Scotland

Government funds 371 new teacher training places

Classroom
Image caption The Scottish government said the number of training places available would rise by 371 to 3,861

Hundreds more teacher training places are to be made available at Scottish universities from September.

Education Secretary John Swinney said the number of places would rise by 371 to a total of 3,861 at the start of the next academic year.

Mr Swinney said the places would be funded by more than £3m of Scottish government cash.

The announcement follows criticism from political opponents over falling standards in Scotland's schools.

Scottish Tory leader Ruth Davidson claimed on Monday that ministers had been "asleep at the wheel on education" and that "constitutional division had taken precedence over education reform".

Teacher vacancies

Meanwhile, Scottish Labour leader Kezia Dugdale has pressed the first minister on falling teacher numbers, claiming schools had lost 4,000 teaching staff since the SNP came to power in 2007, including 826 science and maths teachers.

Figures from August last year showed there were more than 500 teacher vacancies in Scotland.

A new teacher recruitment campaign, launched by the government last week, aims to attract more teachers to science, technology, engineering and maths - the so-called Stem subjects.

Mr Swinney said: "To give all our young people the best opportunity of success, we need to have the right number of skilled teachers in our schools.

"That is why we worked with local authorities to increase teacher numbers this year, with an additional 253 teachers in Scottish classrooms, and are upping student places for the sixth consecutive year.

"We know our student teacher targets are stretching, which is why we are supporting universities to meet them through our new teacher recruitment campaign and £1m from the Scottish Attainment Fund to develop new routes into the profession."

Mr Swinney said that some councils had faced "challenges" with teacher recruitment.

However, he added: "Today's announcement is a further demonstration of the action this government is taking to help attract more people into teaching and widen the pool of available talent."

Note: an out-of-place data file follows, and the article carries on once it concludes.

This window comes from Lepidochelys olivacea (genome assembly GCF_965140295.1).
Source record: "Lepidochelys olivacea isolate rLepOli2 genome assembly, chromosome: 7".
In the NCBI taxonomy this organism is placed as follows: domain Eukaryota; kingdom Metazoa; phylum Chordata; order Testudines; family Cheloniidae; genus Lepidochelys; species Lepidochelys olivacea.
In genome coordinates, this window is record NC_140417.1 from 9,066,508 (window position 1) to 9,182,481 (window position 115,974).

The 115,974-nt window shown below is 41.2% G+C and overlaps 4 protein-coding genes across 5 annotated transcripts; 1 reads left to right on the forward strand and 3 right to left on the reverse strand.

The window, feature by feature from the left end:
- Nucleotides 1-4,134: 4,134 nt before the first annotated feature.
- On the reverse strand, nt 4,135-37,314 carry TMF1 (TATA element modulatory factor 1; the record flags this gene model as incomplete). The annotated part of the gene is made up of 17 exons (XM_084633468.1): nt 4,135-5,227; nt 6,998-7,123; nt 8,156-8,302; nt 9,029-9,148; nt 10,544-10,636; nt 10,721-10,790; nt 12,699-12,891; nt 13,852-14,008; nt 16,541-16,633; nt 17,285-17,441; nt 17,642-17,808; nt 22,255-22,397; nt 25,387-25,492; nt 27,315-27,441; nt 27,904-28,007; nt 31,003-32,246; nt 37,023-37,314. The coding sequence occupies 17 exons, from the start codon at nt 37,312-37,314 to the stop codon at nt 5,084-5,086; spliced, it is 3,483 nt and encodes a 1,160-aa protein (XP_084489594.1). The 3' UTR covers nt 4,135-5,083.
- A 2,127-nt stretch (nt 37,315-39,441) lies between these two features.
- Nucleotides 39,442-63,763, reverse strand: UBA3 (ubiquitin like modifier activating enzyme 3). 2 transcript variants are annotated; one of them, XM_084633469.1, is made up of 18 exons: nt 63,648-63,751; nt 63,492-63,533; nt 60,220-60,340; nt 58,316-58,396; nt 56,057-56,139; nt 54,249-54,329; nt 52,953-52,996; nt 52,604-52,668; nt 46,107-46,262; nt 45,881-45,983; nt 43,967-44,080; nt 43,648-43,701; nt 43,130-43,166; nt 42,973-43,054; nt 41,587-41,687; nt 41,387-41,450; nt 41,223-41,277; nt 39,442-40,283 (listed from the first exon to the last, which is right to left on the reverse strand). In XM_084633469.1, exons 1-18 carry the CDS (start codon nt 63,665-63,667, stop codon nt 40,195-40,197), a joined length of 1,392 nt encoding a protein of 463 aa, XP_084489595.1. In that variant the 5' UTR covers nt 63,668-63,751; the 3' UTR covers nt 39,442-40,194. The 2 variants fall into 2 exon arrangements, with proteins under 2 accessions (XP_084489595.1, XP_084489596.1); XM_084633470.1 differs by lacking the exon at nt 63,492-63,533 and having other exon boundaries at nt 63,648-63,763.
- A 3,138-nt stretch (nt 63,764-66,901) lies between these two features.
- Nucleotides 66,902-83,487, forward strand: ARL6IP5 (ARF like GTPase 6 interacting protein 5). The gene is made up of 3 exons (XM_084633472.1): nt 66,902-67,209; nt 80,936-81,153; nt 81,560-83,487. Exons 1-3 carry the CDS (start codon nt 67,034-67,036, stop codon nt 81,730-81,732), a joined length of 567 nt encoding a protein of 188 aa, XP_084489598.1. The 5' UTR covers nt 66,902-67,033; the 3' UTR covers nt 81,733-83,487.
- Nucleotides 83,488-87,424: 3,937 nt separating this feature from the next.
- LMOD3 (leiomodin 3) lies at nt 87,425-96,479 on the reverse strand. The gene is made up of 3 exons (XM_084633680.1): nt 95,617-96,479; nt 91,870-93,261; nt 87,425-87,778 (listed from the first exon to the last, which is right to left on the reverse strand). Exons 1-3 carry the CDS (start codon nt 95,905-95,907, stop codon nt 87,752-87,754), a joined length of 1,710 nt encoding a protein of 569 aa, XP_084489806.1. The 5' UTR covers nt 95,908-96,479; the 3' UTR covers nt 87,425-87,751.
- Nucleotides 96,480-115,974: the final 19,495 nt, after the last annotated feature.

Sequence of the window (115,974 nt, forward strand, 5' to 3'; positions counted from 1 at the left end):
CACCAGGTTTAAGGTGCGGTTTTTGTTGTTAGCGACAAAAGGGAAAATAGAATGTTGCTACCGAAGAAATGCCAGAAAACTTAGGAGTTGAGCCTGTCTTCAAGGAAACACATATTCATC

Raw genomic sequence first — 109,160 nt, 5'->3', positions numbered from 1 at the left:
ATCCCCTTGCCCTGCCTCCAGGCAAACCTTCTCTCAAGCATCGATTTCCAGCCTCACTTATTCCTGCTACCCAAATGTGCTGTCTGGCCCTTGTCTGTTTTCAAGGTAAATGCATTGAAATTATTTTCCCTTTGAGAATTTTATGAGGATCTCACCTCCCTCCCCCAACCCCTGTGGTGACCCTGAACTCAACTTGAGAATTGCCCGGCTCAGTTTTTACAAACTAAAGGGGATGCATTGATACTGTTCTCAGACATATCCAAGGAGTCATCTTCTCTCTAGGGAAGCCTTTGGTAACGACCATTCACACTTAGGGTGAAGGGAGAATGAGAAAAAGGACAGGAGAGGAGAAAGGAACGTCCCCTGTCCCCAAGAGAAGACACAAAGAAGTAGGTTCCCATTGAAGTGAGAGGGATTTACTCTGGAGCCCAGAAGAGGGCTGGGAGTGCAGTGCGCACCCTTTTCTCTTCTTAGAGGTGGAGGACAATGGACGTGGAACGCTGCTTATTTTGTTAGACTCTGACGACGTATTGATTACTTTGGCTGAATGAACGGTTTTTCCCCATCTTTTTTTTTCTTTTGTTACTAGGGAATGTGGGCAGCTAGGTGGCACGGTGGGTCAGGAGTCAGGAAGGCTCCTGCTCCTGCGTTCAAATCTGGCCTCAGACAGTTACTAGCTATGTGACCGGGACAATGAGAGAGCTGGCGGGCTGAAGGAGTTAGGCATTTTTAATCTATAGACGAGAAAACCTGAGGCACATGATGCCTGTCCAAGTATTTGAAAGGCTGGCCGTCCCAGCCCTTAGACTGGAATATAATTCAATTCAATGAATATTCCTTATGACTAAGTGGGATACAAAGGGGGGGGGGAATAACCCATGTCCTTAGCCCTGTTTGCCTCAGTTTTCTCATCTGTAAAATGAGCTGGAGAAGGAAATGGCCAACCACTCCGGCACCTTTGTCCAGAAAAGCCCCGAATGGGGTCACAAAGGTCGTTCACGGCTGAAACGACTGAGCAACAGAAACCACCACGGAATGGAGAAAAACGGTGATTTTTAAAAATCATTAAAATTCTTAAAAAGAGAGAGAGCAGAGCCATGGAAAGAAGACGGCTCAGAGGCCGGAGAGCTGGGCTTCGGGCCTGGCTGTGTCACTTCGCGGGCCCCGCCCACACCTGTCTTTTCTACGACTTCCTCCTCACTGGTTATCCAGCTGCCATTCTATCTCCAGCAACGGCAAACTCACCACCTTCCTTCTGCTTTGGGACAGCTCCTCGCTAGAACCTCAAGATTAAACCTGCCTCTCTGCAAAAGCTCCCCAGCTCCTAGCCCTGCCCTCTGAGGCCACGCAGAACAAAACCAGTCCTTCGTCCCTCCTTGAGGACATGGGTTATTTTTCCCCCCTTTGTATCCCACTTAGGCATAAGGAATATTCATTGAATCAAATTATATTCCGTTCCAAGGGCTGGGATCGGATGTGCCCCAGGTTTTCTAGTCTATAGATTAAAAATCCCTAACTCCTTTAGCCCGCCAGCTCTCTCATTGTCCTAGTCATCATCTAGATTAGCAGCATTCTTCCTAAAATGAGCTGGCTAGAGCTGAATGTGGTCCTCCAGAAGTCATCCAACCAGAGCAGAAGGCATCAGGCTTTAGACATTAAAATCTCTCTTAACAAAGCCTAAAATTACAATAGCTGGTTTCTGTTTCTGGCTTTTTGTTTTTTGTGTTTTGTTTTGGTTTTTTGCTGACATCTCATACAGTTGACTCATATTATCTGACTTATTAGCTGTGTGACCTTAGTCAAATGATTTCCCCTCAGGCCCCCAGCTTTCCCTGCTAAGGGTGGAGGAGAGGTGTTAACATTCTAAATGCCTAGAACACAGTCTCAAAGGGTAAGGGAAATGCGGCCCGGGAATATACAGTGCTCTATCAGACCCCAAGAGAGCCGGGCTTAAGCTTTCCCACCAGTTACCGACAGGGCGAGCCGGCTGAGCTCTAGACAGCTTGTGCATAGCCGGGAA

Oil and gas

Mr Swinney announced the extra places in a speech at the Aberdeen Learning Festival, where he also urged former oil and gas workers to consider a career in teaching.

The education secretary said the focus on Stem subjects meant applications from people with skills and experience in the oil and gas sector would be welcomed.

"We have already supported 12 oil and gas workers retrain for a new career in teaching through our transition training fund and we are considering how this support might continue in future," he said.

Scottish Labour's education spokesman welcomed the announcement but said it "doesn't begin to address the consequences of the SNP's decade of underfunding education".

New tax powers

He said: "Figures released this week revealed a fall of nearly 15% in newly-qualified primary teachers. There are 4,000 fewer teachers since the SNP came into office and 1,000 fewer support staff in our classrooms and a recruitment crisis in key subjects like maths and physics.

"The SNP-Green budget means that Nationalists will have cut £1.5bn from councils since 2011. Schools are still struggling to deal with the problems John Swinney created with his own cuts when he was in charge of Scotland's public spending.

"That will just divide Scotland further. Labour believes that together we're stronger, which is why we want to use the new tax powers of the Scottish Parliament to stop the cuts and invest in education instead."

Scottish Conservative education spokeswoman Liz Smith said: "This will be welcome news for Scotland's teaching profession which has had to bear the full brunt of the SNP's successive cuts to teacher numbers since 2007.

"It has been abundantly clear for some time that Scotland has too few professionally-trained teachers particularly in some core subject areas and we know that several local authorities have found it impossible to fill key vacancies with the obvious costs to education in the classroom.

"The key test is not only the provision of more teacher training places but an improvement in the employment rates for newly-qualified teachers.

"Scotland cannot afford to lose its talented pool of teacher trainees nor can it allow the SNP to fail again in its workforce planning."

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